Ivy Chimneys Primary School make magic with their micro:bits

16th May 2024

Last year, we partnered with BBC Education and the Micro:bit Educational Foundation to donate almost 700,000 micro:bits to primary schools across the UK as part of the BBC micro:bit – the next gen campaign. We’re proud to say that almost 90% of primary schools in the UK have now received these devices.

If you’ve not come across a micro:bit before, it’s a pocket-sized computer that can be programmed in many different ways. The device contains a range of sensors, connectors, and inputs that offer multiple applications, and kids can let their imagination run wild to create exciting projects and activities.

But most importantly, micro:bits are an amazing way of getting kids into digital skills and coding at an early age. Because of advancements in technology, 65% of primary school children will end up working in jobs that don’t exist today. Our donation of these devices is vital in supporting primary school children and teachers in this transition to future digital careers by accelerating computational thinking, programming, digital creativity and machine learning skills.

The BBC micro:bit – the next gen campaign is not just to benefit children. Along with the donation of devices, teachers are also supported with virtual training and suites of cross-curricular resources to remove the barriers for staff who might not have the experience or confidence in teaching digital skills.

“The donation of micro:bits is really essential to our school curriculum because we couldn’t afford to buy enough physical computing equipment. I think it’s so important that computational skills are taught at an early age. They’re excited to learn, and it’s a great motivator for them to pick up code.”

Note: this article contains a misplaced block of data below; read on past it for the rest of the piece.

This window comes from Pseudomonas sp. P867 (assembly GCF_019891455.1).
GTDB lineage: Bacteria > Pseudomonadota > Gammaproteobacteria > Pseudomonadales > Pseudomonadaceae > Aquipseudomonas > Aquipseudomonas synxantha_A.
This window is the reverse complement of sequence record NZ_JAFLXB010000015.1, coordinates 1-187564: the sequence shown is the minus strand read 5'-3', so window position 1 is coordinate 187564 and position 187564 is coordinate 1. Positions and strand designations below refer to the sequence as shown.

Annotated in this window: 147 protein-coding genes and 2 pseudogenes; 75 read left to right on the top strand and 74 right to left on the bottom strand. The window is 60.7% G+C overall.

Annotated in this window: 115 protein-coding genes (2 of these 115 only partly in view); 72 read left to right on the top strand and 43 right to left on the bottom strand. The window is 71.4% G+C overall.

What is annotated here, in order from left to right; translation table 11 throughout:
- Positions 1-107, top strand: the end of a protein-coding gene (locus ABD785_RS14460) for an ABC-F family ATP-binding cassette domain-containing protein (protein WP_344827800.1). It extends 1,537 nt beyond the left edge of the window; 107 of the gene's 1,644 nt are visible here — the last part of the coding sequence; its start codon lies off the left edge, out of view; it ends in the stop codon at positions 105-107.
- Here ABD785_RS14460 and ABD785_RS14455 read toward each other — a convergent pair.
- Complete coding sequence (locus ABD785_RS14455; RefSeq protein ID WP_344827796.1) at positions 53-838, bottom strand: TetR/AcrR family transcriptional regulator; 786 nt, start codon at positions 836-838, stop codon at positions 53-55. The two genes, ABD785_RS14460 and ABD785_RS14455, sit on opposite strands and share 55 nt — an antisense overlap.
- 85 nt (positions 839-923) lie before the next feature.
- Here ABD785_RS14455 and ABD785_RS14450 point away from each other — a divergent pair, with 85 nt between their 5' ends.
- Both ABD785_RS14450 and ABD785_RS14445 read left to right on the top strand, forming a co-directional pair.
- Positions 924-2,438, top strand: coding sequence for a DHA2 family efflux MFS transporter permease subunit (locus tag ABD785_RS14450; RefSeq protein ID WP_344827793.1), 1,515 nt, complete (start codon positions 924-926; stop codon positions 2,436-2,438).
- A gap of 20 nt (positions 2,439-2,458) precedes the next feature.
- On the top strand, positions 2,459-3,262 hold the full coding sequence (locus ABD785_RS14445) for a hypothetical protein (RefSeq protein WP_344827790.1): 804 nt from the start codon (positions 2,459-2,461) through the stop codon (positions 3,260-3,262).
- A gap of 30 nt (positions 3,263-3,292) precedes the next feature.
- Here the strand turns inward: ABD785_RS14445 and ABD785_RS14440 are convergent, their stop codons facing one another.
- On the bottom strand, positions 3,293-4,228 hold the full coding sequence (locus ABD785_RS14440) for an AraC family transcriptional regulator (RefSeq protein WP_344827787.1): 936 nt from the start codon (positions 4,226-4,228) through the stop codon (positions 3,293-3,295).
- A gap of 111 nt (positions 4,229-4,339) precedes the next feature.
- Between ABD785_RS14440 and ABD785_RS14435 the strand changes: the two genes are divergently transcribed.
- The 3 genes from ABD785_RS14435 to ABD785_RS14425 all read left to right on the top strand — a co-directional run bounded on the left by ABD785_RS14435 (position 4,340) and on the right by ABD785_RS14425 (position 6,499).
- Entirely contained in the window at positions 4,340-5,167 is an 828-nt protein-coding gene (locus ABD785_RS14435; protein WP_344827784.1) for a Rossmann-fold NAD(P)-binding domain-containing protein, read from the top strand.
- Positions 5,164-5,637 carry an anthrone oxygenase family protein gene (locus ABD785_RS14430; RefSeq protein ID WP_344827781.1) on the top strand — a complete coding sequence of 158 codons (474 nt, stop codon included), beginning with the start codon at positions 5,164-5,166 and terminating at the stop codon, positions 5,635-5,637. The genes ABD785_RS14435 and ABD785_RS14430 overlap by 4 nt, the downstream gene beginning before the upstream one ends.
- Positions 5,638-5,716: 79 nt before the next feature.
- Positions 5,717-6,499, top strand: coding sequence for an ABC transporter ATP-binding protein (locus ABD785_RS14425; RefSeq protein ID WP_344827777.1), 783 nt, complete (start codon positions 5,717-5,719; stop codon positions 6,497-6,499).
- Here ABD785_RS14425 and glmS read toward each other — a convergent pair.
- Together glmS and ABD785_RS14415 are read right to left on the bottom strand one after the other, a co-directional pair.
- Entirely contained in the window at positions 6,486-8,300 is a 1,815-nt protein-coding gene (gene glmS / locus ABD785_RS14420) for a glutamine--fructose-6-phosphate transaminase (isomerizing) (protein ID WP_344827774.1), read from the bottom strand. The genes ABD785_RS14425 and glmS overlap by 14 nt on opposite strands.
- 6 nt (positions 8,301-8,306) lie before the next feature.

Julie Kaleel, Teacher at Ivy Chimneys Primary School

In the spring of this year, we had the absolute pleasure of visiting Ivy Chimneys Primary School in Essex. The pupils there are loving learning with micro:bits and have been using them as part of their computing, physical education (PE), and science lessons. From making games and taking the temperature of their playgrounds, to programming step counters, they’ve been learning the art of the possible with coding.

Some of these activities are part of a nationwide playground survey to empower children’s digital and data collection skills. In partnership with BBC Children’s and Education, the Micro:bit Educational Foundation, Nominet, and the Office for National Statistics (ONS), we’re calling for primary schools to take part. Pupils can learn new skills, get outdoors and engage in practical activities within their school playgrounds, using the micro:bit as a tool for data collection.

It was amazing to see the children at Ivy Chimneys Primary School already getting stuck in. Their teacher, Julie Kaleel, gave us her insight on how the micro:bits have been enriching the curriculum. We also sat down with the children to find out what they’ve been making with the micro:bits, what their favourite things have been to work on, and what they make of coding in primary school. And the Nominet team may have also joined in with some of the activities in the playground – with only a small amount of chaos ensuing.

If you want to find out more about the playground survey, the BBC micro:bit homepage includes online teacher resources, with step-by-step instructions for every activity. There are worksheets, posters, and certificates that teachers can download for their class. For teachers who want extra support with micro:bits, there is free online and face-to-face training.

Nominet is also running an exciting competition for primary schools across the UK to win £5,000 towards a Digital Classroom. UK primary schools can enter a free monthly prize draw to win £5000 to purchase digital equipment for their classroom. The competition will be running from September 2023 to July 2025. Schools can apply via the entry form on our website.

We want to say a big thank you to Julie and the team at Ivy Chimneys Primary School for having us, and to all the wonderful year five and six pupils for showing us the amazing things they’ve been learning. We can’t wait to see what other schools across the country achieve with their micro:bits!